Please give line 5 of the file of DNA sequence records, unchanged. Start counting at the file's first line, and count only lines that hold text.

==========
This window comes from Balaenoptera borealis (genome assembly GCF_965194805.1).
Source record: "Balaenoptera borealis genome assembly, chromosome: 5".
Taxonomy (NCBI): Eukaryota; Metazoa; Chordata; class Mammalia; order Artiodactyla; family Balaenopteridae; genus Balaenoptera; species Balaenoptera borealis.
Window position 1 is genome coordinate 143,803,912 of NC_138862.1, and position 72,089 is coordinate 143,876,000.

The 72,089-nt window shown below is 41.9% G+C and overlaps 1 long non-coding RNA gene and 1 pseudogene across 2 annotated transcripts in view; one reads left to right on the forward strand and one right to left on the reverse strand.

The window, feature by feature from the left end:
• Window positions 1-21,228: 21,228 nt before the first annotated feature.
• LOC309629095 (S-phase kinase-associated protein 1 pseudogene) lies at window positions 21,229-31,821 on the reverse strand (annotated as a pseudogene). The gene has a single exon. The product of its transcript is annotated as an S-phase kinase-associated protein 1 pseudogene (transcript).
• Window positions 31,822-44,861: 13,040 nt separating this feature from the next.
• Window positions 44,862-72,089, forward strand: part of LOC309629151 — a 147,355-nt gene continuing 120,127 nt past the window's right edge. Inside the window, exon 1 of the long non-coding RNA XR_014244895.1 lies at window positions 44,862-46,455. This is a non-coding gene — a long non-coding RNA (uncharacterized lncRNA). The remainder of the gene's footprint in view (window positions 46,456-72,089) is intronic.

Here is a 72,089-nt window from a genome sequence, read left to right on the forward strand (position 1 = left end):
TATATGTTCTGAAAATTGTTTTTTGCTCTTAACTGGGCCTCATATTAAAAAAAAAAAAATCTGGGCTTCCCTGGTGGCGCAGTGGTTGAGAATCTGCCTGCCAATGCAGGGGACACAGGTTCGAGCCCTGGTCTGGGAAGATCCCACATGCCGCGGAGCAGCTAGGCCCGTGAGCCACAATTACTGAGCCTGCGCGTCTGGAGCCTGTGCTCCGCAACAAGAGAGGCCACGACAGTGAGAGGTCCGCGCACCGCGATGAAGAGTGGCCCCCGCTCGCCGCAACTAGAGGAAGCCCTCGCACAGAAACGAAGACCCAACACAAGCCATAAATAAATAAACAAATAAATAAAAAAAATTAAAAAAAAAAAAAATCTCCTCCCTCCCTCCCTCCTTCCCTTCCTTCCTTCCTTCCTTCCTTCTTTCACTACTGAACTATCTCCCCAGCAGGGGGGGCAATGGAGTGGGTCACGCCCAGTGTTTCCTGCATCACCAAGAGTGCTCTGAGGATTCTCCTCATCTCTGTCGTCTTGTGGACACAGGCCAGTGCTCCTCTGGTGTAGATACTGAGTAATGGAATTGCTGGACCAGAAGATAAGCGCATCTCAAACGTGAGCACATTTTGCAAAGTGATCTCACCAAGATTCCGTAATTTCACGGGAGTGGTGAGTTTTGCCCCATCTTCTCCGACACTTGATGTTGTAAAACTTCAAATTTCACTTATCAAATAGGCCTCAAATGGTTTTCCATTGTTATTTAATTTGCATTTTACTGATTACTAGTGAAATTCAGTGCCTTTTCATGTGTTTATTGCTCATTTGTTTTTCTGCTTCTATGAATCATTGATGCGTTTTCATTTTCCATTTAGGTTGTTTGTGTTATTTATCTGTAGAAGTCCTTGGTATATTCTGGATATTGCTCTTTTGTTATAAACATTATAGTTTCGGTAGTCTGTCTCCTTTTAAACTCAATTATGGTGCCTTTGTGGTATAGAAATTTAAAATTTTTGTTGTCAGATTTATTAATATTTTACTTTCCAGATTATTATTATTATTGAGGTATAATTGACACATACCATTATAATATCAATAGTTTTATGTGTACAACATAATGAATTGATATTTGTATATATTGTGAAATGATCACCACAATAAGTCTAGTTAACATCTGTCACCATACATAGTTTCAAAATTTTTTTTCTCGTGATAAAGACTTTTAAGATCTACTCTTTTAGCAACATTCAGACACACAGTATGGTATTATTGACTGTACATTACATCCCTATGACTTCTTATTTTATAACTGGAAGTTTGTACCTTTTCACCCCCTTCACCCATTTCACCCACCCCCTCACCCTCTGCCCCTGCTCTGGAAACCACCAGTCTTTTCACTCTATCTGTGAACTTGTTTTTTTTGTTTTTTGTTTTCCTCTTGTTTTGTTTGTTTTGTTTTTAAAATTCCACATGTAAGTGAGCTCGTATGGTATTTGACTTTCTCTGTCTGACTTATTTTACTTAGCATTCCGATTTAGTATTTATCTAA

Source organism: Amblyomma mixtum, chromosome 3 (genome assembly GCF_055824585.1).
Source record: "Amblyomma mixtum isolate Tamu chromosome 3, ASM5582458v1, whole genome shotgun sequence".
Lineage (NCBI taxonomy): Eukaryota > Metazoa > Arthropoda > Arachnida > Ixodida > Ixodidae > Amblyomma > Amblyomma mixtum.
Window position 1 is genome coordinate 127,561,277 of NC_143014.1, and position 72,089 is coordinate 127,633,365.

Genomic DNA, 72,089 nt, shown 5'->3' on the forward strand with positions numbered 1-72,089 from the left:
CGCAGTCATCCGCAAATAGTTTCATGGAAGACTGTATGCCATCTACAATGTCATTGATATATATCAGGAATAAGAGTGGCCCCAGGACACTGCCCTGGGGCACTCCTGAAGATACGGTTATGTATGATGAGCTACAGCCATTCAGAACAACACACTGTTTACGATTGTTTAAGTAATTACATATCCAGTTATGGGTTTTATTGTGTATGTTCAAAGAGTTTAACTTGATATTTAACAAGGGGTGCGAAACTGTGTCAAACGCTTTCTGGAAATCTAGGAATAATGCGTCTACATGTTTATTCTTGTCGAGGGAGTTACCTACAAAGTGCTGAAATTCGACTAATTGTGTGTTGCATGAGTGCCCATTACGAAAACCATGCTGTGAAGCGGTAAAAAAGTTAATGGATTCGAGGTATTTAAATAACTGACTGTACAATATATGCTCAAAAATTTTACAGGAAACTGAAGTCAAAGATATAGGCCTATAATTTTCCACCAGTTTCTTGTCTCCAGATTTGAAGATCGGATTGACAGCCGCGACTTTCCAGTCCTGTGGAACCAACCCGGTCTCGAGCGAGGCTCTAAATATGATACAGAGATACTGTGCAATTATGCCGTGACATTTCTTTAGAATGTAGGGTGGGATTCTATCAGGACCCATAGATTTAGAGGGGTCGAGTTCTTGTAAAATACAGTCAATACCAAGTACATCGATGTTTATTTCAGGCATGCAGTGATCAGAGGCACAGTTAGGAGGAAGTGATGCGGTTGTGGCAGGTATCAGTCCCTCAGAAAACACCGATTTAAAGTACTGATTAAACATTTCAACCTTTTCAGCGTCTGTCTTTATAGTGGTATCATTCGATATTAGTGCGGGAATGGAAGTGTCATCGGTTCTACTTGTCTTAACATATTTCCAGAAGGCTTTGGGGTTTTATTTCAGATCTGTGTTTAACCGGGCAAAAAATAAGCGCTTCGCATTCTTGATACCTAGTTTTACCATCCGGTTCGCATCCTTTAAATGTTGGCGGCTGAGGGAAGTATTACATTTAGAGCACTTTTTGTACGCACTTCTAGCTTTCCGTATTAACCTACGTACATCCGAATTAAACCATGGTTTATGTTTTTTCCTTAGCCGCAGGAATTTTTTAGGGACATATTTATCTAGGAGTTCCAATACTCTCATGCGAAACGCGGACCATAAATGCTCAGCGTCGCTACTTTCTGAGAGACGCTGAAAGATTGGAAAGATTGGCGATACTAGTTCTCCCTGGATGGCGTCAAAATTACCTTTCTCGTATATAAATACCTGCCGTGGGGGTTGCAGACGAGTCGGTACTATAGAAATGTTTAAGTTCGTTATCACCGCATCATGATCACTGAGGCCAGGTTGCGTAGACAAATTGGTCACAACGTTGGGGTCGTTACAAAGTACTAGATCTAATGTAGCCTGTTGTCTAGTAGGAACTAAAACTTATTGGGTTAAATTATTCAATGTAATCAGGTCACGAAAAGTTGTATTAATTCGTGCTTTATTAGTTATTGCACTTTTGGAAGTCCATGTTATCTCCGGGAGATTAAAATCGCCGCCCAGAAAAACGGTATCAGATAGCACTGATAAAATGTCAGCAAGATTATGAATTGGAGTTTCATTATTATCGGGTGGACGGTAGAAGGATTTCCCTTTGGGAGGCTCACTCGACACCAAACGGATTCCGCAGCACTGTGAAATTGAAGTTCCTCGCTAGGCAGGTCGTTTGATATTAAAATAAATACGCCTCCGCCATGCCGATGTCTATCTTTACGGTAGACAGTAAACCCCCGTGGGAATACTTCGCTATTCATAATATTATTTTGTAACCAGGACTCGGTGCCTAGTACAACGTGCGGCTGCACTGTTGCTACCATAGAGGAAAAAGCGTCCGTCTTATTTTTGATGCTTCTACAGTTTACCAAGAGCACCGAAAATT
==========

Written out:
The 72,089-nt window shown below is 41.9% G+C and overlaps 1 long non-coding RNA gene and 1 pseudogene across 2 annotated transcripts in view; one reads left to right on the forward strand and one right to left on the reverse strand.